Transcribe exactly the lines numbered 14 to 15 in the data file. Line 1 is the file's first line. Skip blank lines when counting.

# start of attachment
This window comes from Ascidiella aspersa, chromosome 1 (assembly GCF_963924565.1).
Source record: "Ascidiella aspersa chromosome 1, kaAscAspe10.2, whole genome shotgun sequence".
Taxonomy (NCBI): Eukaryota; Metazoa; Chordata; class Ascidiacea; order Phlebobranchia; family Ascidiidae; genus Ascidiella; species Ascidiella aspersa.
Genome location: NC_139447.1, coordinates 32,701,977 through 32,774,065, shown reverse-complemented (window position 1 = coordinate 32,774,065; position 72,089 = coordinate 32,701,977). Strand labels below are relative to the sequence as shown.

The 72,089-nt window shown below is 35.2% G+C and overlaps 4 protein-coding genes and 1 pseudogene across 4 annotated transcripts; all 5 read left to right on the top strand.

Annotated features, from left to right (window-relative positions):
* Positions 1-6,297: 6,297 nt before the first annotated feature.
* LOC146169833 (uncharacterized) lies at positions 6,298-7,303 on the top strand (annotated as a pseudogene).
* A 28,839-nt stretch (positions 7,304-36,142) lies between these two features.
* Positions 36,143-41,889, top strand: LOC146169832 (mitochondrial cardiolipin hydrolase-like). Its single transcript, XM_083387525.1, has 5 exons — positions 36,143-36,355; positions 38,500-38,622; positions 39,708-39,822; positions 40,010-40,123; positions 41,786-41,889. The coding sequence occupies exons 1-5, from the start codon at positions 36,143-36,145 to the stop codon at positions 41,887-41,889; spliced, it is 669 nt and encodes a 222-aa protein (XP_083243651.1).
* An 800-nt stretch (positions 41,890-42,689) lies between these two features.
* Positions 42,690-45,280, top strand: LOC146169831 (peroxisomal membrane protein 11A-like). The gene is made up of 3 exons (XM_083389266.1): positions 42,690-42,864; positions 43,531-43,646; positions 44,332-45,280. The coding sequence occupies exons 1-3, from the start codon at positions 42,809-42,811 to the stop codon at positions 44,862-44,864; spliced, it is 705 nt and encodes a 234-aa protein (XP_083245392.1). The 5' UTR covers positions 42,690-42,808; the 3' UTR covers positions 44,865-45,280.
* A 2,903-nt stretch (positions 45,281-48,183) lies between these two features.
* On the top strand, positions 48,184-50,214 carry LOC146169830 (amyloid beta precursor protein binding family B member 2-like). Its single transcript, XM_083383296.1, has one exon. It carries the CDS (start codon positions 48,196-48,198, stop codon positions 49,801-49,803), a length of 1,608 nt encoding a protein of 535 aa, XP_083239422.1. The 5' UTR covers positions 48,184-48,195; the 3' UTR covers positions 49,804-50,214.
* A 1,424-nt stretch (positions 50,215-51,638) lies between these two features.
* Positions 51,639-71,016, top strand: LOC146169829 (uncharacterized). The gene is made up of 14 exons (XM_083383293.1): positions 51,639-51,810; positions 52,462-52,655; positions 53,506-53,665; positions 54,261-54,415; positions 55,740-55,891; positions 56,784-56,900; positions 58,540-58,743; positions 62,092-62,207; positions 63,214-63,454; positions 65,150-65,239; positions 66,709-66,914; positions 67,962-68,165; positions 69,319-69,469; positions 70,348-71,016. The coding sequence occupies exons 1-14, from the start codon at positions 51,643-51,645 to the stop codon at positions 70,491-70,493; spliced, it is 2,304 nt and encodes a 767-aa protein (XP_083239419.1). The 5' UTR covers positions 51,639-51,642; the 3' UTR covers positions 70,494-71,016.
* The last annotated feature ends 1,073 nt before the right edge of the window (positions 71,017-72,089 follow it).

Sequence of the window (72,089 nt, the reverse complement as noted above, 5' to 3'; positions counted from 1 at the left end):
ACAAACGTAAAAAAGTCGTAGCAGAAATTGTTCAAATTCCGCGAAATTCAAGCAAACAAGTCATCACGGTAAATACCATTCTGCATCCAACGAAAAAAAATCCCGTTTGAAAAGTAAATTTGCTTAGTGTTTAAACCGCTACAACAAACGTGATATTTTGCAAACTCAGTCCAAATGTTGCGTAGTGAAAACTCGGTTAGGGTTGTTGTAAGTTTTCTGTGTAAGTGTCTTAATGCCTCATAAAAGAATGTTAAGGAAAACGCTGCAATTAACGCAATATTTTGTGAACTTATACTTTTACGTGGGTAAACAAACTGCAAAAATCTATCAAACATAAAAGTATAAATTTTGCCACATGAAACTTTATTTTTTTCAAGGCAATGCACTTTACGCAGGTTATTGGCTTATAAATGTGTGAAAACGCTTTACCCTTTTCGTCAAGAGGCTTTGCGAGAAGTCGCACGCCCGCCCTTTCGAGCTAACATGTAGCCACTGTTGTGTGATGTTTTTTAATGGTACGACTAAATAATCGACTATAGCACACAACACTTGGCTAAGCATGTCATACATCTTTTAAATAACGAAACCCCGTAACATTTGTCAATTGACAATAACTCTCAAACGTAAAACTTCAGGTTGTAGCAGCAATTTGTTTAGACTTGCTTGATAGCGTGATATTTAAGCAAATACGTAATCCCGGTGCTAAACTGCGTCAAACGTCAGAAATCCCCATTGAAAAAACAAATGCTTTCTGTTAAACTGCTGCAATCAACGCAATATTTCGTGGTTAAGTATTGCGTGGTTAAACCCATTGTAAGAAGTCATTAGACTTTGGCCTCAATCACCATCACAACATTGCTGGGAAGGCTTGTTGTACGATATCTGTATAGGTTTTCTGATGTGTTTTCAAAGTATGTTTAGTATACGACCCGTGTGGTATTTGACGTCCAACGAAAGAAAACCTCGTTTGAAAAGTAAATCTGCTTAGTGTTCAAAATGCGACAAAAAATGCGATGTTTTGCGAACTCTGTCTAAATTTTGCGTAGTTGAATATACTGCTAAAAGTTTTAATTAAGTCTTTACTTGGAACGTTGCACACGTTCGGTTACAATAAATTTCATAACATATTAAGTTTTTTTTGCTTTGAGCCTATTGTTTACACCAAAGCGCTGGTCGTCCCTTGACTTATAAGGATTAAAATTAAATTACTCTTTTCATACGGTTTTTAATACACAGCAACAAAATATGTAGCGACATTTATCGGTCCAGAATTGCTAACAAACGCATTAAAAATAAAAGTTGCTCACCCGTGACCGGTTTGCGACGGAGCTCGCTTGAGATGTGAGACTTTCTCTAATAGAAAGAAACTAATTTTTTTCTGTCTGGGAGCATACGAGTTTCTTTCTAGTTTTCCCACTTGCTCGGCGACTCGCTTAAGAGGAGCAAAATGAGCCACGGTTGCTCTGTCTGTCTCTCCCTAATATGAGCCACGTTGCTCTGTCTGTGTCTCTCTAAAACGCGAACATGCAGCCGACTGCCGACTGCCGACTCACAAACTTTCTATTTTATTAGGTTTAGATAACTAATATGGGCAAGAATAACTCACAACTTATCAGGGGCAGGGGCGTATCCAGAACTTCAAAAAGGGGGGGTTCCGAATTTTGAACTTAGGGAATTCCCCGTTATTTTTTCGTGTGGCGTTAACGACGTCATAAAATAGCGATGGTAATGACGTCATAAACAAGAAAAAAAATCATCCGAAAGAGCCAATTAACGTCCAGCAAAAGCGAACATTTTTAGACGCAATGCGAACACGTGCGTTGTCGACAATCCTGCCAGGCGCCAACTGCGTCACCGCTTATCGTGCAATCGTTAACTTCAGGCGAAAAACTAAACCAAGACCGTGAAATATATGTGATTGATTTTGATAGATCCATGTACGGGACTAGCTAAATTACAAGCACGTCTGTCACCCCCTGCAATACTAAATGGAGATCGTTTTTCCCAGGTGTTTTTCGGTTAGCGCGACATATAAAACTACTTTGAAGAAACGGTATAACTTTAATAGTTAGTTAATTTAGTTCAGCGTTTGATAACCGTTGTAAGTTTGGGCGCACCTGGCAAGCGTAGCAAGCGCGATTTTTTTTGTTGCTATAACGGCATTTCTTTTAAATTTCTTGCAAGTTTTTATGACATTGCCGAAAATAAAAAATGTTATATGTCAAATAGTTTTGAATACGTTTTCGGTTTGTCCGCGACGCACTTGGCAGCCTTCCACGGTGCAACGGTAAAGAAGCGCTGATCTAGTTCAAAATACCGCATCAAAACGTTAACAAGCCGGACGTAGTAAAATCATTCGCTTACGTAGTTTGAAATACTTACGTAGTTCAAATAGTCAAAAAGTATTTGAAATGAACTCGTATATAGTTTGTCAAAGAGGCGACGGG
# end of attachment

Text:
* On the top strand, positions 48,184-50,214 carry LOC146169830 (amyloid beta precursor protein binding family B member 2-like). Its single transcript, XM_083383296.1, has one exon. It carries the CDS (start codon positions 48,196-48,198, stop codon positions 49,801-49,803), a length of 1,608 nt encoding a protein of 535 aa, XP_083239422.1. The 5' UTR covers positions 48,184-48,195; the 3' UTR covers positions 49,804-50,214.
* A 1,424-nt stretch (positions 50,215-51,638) lies between these two features.